Dailies is a round-up of essential film writing, news bits, and other highlights from across the Internet. If you’d like to submit a piece for consideration, get in touch with us in the comments below or on Twitter at @TheFilmStage.

Das Boot will be getting a remake from Bavaria Studios, the German production company who made Wolfgang Petersen‘s original, THR reports.

At Film School Rejects, Jack Giroux interviews Cameron Crowe on the pop culture netherworld of Vanilla Sky, now on Blu-ray:

That’s so true. It was made with a lot of love, humor, and fun. We had a blast making it, but it’s eerie. The movie is much more eerie than it felt making it. I think movies always get a personality on their own, no matter what you do, and you just have to set the table and see what textures arrive as your dinner guests. Even the stuff that was funny to us at the time was, as you say, a post-9/11 idea of something happened.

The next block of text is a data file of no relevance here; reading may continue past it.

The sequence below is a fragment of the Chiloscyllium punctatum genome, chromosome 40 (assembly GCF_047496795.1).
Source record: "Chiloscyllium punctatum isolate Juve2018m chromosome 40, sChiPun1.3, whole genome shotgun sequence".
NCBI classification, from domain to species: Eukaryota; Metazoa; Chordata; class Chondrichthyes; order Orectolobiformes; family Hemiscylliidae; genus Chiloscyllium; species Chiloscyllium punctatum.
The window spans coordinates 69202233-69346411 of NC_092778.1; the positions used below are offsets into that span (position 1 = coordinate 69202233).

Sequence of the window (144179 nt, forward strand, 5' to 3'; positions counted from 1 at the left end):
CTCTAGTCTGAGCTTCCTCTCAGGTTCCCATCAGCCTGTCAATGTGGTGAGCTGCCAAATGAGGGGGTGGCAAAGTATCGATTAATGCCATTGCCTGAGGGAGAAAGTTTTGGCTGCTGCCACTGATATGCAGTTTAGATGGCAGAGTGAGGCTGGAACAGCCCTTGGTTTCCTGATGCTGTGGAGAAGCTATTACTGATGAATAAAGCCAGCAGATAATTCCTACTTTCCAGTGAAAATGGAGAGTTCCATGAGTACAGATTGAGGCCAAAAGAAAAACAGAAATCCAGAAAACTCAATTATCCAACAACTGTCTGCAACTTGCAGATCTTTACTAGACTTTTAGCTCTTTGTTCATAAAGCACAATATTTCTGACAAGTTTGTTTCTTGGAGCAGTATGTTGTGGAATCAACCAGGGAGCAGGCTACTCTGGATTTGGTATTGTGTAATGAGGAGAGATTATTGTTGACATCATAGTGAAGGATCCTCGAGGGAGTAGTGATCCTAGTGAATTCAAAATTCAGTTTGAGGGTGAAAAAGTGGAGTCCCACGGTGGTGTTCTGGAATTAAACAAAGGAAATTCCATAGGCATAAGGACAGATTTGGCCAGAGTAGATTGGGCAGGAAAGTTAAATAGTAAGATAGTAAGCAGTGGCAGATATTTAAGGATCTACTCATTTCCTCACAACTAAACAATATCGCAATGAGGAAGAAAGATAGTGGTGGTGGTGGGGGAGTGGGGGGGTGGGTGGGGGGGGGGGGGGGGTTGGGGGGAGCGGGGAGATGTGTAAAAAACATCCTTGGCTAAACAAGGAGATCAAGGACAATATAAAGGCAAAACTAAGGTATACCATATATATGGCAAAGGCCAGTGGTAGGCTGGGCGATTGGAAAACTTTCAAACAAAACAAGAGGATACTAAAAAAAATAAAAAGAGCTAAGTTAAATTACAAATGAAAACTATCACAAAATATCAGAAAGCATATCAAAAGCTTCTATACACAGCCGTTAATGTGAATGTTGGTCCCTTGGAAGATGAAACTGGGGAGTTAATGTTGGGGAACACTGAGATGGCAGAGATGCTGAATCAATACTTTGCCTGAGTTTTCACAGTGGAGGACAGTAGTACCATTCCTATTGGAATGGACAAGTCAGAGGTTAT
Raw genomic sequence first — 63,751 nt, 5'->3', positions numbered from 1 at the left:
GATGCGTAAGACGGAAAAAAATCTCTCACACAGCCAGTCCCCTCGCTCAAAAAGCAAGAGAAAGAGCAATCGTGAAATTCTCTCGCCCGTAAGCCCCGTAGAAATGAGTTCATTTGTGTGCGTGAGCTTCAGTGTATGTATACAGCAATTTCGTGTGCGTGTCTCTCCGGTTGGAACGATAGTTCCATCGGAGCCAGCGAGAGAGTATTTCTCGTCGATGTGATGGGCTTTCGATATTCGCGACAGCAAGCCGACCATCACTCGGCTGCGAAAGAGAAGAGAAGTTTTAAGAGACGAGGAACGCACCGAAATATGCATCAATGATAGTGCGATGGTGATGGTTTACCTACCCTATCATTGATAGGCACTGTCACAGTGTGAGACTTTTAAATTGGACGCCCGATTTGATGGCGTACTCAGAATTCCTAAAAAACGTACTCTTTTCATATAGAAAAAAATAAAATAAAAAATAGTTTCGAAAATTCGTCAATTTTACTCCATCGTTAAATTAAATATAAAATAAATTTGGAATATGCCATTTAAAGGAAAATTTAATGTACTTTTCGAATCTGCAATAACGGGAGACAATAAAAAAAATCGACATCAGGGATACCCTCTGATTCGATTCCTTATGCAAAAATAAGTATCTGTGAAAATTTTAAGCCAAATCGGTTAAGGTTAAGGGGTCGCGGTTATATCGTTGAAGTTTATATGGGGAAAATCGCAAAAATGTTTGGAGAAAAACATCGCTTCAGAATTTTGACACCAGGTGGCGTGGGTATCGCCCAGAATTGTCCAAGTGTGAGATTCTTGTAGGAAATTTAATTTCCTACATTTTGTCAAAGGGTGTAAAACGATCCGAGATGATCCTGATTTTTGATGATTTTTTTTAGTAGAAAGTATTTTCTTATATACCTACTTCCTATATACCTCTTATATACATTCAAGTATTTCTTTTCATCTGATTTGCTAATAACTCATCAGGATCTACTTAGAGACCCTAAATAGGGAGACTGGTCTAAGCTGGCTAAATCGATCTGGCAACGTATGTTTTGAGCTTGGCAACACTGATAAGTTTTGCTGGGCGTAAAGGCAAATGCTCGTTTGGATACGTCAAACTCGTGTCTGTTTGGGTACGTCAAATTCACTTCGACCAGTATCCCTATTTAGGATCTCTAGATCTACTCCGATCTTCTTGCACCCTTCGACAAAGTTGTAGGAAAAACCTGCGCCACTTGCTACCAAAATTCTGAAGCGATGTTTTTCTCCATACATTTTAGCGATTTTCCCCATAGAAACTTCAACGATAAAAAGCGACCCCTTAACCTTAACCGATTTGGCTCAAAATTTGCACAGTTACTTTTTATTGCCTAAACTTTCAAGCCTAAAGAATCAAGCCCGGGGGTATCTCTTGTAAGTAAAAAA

Watch a featurette on the sound of Inside Out after listening to our discussion:

Rolling Stone‘s David Ehrlich on the evolution of Channing Tatum from male stripper to movie star:

Rather than try to withstand the press cycle and embrace a traditional Hollywood narrative of reinvention, Tatum started to leverage what could have been the most embarrassing chapter of his past into the cornerstone of his present. His trajectory from stripper to celebrity to movie-star-playing-a-stripper is easy to trace, and in a time where there have never been more of the former and fewer of the latter. With Magic Mike, Tatum minted his stardom by making his public persona indivisible from his most iconic role. Encouraged by the response to 21 Jump Street, Tatum doubled down on the same flair for transparency that made him such a perfect choice for that endlessly self-reflexive reboot. The gamble paid off: Budgeted at $7 million, Magic Mike grossed $167 million worldwide, making it one of the most absurdly profitable films of 2012. That’s 167,000,000 $1 bills. We’re gonna need a bigger banana hammock.

Watch a video essay on the eye contact on Satyajit Ray‘s The Big City:

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